Art is MAGIC!
This activity is a staple of early childhood classrooms and sometimes I get the feeling that people consider it way too simple of a project BUT…do you know how many skills you can focus on doing something so simple?
Watch the short video ( it’s actually less than a minute) at my YouTube channel – https://www.youtube.com/watch?v=fAVjz4wpE64
Making butterflies using paint and paper is easy and beautiful, here are a few tips that always work for me –
Finger paint paper works best BUT, you can use just about any kind of paper that can hold up to paint. Fold your paper in half first, to get a crease.
Remember to use paint that is not too heavy a consistency, tempera paint works really well.
Lining up your paint close to the middle crease gives you a better chance of getting the image of wings.
You can actually feel the paint under your fingers as you spread it out, be sure to point that sensory experience out to your students.
Be prepared to have some spillage out of the top or bottom of your paper!
Make as many as you like until you get the shape you love.
Here are just a few themes and core subjects you can introduce and explore with this very simple project –
Color Theory – this project is a wonderful way to introduce and teach younger students about secondary and tertiary colors, tones, tints and shades. You can even experiment with warm and cool colors.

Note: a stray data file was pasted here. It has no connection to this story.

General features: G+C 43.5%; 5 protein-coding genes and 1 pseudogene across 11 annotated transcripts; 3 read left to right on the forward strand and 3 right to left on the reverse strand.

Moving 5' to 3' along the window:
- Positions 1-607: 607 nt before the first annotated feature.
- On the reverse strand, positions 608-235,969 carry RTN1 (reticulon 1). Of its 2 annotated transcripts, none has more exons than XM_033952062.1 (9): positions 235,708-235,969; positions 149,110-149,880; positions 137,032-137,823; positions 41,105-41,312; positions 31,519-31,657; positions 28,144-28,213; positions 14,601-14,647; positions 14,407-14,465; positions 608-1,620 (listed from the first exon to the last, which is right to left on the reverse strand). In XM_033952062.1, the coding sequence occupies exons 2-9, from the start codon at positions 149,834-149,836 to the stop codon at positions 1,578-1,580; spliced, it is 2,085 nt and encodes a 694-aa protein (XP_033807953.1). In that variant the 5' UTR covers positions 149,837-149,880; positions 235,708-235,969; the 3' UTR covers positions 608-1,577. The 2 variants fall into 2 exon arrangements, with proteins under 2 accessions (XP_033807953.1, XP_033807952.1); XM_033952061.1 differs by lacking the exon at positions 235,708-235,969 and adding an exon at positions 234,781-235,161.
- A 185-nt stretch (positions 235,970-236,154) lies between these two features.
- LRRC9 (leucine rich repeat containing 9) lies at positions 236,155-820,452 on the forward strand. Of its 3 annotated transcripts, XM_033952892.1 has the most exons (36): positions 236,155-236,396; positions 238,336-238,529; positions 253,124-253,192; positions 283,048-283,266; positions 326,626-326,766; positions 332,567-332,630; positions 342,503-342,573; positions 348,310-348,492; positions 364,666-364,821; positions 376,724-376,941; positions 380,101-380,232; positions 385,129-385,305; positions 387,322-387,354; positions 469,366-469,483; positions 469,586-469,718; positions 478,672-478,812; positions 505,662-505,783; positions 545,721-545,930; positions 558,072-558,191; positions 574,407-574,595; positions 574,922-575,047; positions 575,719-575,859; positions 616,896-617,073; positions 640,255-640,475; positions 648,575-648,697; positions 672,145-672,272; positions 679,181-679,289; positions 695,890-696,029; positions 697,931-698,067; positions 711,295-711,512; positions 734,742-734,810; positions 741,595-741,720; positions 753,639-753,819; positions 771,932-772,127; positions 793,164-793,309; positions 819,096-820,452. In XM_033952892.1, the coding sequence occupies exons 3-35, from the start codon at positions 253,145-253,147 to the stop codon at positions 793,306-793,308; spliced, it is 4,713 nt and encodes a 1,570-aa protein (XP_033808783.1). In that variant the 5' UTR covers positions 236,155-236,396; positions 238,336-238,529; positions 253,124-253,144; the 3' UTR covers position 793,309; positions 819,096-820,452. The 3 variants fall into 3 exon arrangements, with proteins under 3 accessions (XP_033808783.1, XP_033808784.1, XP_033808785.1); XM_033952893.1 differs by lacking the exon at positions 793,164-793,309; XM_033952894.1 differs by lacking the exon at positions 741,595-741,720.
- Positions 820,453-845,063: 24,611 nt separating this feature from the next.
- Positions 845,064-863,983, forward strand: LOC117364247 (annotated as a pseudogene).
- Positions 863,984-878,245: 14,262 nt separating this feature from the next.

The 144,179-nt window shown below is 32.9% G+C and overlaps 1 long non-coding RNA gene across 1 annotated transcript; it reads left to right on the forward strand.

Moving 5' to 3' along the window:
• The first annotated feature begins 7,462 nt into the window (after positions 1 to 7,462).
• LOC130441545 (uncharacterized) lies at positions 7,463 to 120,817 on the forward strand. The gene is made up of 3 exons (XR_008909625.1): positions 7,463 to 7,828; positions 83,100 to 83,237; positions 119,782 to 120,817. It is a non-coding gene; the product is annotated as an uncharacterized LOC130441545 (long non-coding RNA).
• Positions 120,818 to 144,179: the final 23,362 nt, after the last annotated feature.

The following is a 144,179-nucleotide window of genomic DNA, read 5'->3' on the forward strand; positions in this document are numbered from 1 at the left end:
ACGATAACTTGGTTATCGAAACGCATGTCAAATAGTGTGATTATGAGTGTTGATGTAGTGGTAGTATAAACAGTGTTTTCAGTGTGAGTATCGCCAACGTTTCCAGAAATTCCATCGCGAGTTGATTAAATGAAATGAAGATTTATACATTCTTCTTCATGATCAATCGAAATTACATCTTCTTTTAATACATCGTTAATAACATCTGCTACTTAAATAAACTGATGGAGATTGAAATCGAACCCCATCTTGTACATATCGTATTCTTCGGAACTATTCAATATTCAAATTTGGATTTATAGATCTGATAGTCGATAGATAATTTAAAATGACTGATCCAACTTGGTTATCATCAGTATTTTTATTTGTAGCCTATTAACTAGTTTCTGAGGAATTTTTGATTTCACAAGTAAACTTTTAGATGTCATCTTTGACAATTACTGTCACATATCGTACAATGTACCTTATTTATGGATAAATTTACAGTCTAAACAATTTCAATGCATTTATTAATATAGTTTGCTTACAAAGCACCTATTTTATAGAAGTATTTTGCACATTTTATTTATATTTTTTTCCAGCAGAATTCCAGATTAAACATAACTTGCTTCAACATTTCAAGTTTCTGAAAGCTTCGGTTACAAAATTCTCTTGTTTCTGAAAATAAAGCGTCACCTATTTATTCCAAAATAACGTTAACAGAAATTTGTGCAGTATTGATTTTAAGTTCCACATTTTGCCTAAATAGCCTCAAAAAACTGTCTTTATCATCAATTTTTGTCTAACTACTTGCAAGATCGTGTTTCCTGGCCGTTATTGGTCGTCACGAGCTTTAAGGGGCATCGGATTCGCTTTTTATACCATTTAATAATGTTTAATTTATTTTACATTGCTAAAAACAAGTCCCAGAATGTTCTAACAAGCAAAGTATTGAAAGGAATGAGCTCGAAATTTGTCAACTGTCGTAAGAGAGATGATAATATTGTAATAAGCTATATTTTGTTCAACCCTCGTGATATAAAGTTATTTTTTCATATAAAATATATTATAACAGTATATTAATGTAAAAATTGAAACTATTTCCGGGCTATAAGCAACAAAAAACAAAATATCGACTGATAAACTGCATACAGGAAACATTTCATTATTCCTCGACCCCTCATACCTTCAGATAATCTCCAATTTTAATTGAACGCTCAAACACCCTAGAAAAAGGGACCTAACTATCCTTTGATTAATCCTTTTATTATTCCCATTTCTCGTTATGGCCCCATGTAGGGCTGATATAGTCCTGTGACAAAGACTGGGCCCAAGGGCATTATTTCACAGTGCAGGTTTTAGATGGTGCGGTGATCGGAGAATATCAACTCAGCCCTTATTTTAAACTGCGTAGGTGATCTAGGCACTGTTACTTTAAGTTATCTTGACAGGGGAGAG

Symmetry – the obvious math connection. Try adding spots of colors further away from the center of the folded paper to create symmetrical patterns.
Fractions – you are folding your paper in half, what happens if you fold it in quarters? I’ve never tried.
Scale – if you’re a teacher, like me, you’ve noticed how children tend to draw tiny figures no matter what size the paper is. This is a really good way to have them create larger artwork. Little hands get tired, paint fills in larger spaces quickly with a project like this one.
Science – as the largest moth in the world, the Atlas moth’s wingspan can be up to 12 inches across! Making this butterfly the same size, really gives us a sense of the size and scale that can be found in the animal kingdom.